Welcome to the home of the GQ-Fast, a fast in-memory SQL analytics on typed graphs.
Applications use GQ-Fast as an OLAP-oriented database that accompanies their original, transaction-oriented database. The following figure gives an overview of GQ-Fastâs architecture. It has two main steps:
- GQ-Fast Database Generation. The GQ-Fast Loader receives loading commands, retrieves data from one or multiple relational databases, and creates GQ-Fast indices. When loading data into GQ-Fast database, users should specify
(i) columns to be indexed, where GQ-Fast builds lookup tables upon them. Then GQ-Fast organizes the values in other columns as fragments; (ii) encoding method for each column exclude indexed columns. Once a column is chosen to be encoded by an encoding method, then the fragments of it are all encoded by this encoding method.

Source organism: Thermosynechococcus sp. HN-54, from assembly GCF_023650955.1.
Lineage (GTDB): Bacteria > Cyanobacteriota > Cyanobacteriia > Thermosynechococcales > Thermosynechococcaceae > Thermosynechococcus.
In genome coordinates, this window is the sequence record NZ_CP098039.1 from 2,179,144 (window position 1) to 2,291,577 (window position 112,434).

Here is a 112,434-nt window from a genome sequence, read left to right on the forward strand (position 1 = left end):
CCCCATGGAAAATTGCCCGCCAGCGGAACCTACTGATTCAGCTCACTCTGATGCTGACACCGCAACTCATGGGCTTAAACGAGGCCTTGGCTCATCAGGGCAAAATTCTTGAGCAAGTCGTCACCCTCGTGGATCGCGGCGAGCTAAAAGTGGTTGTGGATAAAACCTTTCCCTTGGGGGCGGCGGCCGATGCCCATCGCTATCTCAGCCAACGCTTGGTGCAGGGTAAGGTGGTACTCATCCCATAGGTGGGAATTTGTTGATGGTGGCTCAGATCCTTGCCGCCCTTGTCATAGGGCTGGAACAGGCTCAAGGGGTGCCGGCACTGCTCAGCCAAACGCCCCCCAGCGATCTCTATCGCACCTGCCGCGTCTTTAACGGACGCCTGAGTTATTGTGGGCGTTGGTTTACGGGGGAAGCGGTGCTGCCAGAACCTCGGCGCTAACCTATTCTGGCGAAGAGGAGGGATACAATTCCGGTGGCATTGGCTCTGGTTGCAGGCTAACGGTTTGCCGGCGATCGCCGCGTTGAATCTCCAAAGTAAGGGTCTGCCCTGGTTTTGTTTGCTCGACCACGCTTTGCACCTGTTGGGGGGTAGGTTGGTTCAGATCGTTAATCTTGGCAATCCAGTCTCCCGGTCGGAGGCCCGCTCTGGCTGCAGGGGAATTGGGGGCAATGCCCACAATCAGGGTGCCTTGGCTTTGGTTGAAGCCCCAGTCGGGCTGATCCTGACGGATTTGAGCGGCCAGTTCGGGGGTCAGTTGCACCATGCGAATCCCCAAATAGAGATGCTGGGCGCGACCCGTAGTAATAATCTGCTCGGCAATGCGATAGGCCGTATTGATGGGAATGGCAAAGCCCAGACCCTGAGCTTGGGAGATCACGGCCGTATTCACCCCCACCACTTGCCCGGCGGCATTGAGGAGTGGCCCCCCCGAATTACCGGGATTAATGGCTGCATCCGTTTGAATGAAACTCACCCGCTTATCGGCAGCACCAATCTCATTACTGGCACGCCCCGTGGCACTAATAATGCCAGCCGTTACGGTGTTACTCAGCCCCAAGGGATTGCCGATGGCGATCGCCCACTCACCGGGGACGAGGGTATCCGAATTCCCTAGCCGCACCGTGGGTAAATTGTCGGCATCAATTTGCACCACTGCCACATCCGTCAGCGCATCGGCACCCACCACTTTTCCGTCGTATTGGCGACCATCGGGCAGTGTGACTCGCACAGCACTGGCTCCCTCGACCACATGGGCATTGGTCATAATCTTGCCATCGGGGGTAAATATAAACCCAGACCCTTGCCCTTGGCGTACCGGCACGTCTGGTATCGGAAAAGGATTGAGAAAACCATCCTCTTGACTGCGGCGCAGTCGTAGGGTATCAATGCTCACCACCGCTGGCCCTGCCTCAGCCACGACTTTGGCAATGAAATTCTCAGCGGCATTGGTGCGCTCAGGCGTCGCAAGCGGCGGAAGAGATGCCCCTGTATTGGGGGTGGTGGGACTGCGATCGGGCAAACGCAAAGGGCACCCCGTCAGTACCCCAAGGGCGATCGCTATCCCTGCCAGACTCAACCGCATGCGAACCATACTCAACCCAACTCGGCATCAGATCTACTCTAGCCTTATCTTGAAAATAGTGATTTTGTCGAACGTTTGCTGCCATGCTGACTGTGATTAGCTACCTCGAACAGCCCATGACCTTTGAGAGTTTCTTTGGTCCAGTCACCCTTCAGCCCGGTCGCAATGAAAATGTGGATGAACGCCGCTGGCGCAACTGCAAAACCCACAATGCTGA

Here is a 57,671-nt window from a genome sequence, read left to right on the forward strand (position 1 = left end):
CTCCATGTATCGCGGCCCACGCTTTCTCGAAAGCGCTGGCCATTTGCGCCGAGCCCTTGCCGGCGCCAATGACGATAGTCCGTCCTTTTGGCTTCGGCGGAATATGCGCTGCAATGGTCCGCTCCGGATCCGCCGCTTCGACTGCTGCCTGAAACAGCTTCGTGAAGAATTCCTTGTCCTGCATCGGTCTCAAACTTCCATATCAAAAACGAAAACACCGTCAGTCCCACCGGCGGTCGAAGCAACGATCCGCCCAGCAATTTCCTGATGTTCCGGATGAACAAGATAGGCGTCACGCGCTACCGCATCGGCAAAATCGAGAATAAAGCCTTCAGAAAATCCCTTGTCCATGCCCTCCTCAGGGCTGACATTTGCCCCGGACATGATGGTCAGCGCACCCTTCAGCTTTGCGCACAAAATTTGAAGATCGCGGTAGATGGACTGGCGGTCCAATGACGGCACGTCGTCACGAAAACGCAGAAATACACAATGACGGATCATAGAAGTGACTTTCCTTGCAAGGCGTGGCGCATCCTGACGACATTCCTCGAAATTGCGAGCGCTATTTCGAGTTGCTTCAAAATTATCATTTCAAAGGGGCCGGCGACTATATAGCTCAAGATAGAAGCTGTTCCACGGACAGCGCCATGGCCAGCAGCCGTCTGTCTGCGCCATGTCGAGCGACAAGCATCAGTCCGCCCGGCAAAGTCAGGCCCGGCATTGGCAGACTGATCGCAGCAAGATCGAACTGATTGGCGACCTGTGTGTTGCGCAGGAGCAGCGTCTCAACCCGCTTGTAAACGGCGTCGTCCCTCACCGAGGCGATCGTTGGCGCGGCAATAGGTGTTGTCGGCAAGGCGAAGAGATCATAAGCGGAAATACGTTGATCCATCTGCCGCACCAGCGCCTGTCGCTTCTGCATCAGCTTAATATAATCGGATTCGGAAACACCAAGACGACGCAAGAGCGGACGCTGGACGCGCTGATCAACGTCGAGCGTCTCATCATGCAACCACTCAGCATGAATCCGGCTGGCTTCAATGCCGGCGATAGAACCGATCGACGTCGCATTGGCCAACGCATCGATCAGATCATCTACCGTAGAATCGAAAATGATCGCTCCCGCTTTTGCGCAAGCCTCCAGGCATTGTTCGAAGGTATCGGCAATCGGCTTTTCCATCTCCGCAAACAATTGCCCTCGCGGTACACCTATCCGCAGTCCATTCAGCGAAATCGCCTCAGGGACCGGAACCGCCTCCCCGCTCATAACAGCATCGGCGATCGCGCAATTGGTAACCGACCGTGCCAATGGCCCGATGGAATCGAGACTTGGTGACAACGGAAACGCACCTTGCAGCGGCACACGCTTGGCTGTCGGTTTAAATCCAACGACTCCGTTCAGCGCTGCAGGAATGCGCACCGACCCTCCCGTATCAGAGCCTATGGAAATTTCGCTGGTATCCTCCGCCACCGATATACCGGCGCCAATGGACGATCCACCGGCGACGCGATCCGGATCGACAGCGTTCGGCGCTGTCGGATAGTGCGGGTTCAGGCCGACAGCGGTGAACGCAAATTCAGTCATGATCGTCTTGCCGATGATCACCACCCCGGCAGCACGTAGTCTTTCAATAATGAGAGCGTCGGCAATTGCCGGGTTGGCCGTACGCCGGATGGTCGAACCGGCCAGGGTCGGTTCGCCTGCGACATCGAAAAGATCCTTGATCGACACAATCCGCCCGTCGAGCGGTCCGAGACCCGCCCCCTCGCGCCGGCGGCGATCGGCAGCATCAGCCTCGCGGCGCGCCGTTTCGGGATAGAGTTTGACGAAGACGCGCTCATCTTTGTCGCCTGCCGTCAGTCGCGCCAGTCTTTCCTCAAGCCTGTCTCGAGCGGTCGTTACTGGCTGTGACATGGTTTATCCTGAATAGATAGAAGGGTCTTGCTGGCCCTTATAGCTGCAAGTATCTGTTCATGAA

- GQ-Fast Query Processing. The GQ-Fast Query Processor receives an SQL query and outputs its result. It consists of several subcomponents. The Algebra Translator translates an SQL query into a relational algebra expression, which is then transformed into a Relationship Query Normalized Algebra (RQNA) expression by the RQNA Normalizer using rewriting rules. The RQNA Normalizer also verifies whether an SQL query is a relationship query by checking the restrictions according to metadata. Afterwards, the Physical-plan Producer transforms the RQNA expression into a physical-level plan. The Code Generator consumes the physical plan and metadata and produces a C++ program, which is then compiled and ran on the GQ-Fast index to get final results. GQ-Fast also provides the ability to prepare a query statement once and to execute it multiple times (as JDBC does), changing the parameters each time.